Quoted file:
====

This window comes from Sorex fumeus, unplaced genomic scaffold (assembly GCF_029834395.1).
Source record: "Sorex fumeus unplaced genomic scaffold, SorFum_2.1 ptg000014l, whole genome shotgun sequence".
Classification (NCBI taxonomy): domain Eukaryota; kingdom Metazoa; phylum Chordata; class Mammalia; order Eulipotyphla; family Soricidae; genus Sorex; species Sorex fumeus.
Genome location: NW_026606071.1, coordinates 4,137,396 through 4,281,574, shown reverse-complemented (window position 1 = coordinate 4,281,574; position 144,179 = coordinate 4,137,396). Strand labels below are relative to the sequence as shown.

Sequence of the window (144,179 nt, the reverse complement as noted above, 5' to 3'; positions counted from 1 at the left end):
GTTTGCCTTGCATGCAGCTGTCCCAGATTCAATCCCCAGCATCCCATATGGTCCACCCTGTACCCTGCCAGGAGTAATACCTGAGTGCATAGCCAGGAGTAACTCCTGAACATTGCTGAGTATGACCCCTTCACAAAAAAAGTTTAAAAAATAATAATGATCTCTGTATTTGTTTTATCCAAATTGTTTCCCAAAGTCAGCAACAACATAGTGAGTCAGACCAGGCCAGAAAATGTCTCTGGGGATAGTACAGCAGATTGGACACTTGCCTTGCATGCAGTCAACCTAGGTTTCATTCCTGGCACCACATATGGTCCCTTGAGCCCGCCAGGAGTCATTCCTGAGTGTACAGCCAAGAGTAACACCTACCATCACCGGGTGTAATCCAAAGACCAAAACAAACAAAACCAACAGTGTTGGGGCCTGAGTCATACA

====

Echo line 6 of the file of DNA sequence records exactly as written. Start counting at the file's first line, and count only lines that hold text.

GTTTGCCTTGCATGCAGCTGTCCCAGATTCAATCCCCAGCATCCCATATGGTCCACCCTGTACCCTGCCAGGAGTAATACCTGAGTGCATAGCCAGGAGTAACTCCTGAACATTGCTGAGTATGACCCCTTCACAAAAAAAGTTTAAAAAATAATAATGATCTCTGTATTTGTTTTATCCAAATTGTTTCCCAAAGTCAGCAACAACATAGTGAGTCAGACCAGGCCAGAAAATGTCTCTGGGGATAGTACAGCAGATTGGACACTTGCCTTGCATGCAGTCAACCTAGGTTTCATTCCTGGCACCACATATGGTCCCTTGAGCCCGCCAGGAGTCATTCCTGAGTGTACAGCCAAGAGTAACACCTACCATCACCGGGTGTAATCCAAAGACCAAAACAAACAAAACCAACAGTGTTGGGGCCTGAGTCATACA